Transcript for CDC announces potential cause of vaping-related lung illnesses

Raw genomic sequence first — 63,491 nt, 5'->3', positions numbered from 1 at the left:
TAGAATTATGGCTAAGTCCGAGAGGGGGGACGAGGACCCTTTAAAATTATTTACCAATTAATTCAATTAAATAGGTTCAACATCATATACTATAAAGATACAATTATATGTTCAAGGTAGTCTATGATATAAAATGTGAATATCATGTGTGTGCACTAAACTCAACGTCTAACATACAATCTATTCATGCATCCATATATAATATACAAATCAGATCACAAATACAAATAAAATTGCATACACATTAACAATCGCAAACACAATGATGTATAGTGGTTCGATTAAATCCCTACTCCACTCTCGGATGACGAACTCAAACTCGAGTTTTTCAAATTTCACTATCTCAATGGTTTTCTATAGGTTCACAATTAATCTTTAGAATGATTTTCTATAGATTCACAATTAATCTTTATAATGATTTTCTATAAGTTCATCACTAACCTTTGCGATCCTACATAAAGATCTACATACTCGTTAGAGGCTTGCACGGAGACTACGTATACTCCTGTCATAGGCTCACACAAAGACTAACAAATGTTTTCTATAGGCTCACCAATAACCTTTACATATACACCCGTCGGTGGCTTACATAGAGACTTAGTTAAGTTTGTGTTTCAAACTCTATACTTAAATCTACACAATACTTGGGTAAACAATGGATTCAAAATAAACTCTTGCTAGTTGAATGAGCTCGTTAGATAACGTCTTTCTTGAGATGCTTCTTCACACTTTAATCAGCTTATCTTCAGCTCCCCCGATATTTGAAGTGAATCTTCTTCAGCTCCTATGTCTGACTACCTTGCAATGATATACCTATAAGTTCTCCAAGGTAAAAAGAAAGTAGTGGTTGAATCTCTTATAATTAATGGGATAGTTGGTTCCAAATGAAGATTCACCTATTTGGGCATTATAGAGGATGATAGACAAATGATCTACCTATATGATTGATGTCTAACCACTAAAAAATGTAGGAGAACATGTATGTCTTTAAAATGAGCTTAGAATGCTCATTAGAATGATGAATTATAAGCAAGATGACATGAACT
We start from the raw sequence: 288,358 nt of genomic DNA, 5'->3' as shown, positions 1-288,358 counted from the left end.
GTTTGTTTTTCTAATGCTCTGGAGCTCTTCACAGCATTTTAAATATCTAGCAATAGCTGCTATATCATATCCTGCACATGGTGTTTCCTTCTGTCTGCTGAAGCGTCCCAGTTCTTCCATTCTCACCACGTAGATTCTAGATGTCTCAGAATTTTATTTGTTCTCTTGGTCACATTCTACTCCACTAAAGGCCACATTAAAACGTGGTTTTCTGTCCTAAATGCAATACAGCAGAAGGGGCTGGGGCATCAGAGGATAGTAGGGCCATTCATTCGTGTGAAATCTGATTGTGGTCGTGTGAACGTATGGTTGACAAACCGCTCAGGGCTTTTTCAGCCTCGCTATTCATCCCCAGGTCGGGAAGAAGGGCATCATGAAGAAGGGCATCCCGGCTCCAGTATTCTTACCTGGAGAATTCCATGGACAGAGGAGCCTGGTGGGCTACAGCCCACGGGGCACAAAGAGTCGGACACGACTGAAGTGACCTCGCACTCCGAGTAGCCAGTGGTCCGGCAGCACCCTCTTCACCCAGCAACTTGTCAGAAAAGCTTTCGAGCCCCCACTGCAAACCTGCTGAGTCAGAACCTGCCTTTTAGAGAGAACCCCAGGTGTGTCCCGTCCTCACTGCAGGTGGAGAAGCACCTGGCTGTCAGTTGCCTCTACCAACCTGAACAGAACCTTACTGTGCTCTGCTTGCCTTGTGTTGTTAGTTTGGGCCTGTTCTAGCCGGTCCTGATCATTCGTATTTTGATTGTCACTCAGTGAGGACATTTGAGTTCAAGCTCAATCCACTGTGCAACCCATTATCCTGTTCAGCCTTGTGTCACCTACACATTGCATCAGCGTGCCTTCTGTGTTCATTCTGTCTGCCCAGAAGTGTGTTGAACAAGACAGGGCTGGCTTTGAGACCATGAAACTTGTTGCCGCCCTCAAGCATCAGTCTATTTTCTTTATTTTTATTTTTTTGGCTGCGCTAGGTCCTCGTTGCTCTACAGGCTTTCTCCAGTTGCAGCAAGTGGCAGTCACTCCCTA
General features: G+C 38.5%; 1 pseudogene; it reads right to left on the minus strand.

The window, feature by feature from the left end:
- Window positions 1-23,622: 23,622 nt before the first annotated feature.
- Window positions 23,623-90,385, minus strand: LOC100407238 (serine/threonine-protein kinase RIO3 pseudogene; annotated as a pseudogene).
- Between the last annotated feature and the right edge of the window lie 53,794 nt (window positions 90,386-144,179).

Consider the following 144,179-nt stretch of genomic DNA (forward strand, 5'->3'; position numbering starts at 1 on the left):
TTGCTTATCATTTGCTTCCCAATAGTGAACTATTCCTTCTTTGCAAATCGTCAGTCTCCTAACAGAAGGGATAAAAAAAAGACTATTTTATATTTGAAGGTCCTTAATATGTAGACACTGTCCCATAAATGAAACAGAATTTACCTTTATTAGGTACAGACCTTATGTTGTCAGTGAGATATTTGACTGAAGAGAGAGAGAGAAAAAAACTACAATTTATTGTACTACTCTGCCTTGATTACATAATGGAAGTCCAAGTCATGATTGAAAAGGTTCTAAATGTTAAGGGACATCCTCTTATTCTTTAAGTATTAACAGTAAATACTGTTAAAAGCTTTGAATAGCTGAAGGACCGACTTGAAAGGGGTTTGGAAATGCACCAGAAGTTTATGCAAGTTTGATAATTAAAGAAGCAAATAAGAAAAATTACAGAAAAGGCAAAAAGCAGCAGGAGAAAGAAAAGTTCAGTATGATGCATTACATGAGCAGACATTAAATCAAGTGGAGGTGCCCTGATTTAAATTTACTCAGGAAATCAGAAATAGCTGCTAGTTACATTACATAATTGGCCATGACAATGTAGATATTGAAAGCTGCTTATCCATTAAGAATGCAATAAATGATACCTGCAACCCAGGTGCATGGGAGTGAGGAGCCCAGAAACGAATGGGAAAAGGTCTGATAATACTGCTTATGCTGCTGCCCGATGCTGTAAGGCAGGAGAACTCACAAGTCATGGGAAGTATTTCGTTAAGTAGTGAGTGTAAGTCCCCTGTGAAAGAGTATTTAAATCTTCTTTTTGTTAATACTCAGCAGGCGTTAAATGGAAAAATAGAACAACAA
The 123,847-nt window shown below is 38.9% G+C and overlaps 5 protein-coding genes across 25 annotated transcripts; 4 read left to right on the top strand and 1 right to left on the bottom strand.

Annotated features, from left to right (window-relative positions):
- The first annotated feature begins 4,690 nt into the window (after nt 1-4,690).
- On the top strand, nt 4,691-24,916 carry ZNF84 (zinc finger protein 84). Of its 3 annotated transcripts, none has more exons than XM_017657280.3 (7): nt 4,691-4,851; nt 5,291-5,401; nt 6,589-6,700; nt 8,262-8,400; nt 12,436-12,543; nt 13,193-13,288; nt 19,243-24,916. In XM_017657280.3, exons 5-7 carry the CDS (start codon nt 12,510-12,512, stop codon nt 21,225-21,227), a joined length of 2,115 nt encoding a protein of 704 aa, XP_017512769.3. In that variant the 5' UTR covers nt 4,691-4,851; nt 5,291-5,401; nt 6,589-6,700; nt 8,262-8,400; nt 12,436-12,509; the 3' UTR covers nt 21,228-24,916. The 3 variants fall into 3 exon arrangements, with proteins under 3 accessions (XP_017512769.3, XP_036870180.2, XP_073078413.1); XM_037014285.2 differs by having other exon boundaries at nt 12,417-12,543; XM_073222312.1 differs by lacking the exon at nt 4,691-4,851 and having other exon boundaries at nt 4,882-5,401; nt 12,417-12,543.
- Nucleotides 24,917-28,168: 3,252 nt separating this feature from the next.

Now to a breakthrough in finding a possible cause of those vaping-related lung illnesses. The CDC naming a potential chemical of concern while president trump calls for raising the age limit to buy e-cigarettes. We're in Washington with more on this. Zachary, good morning. Reporter: This morning the CDC zeroed in on a toxin they're telling a potential culprit leading to the outbreak of injuries associated with vaping across the country. The first time federal officials have identified vitamin E acetate as a possible cause of the deadly outbreak that has claimed 39 lives across 24 states and the district of Columbia. It's also sickened more than 2,000 people. The possible breakthrough comes after the C found the compound in all 29 samples taken thus far from people who got sick. Vitamin E acetate is commonly found in cosmetics and food, and it's typically not harmful, but when inhaled, it can interfere with normal lung function. It's an additive to e-cigarettes, because it resembles thc oil and also a thickening ingredient. The report does not rule out the possibility other substances or flavors may be causing the lung illnesses related to vaping and comes as the white house is expected to make a major announcement on vaping next week. We have to take care of our kids most importantly. So we're going to have an age limit of 21 or so. We're talking about flavors. Reporter: The American vaping association saying in a statement, it appears that president trump may be preparing to enact smart regulations on vaping products. Raising the age to purchase tobacco and nicotine products to 21 puts the industry on a similar footing with other adult industries like alcohol and marijuana. We still don't know specifically what caused these lung injuries. The investigation has not specified what e-cigarettes vaping products or substances are linked to these cases.
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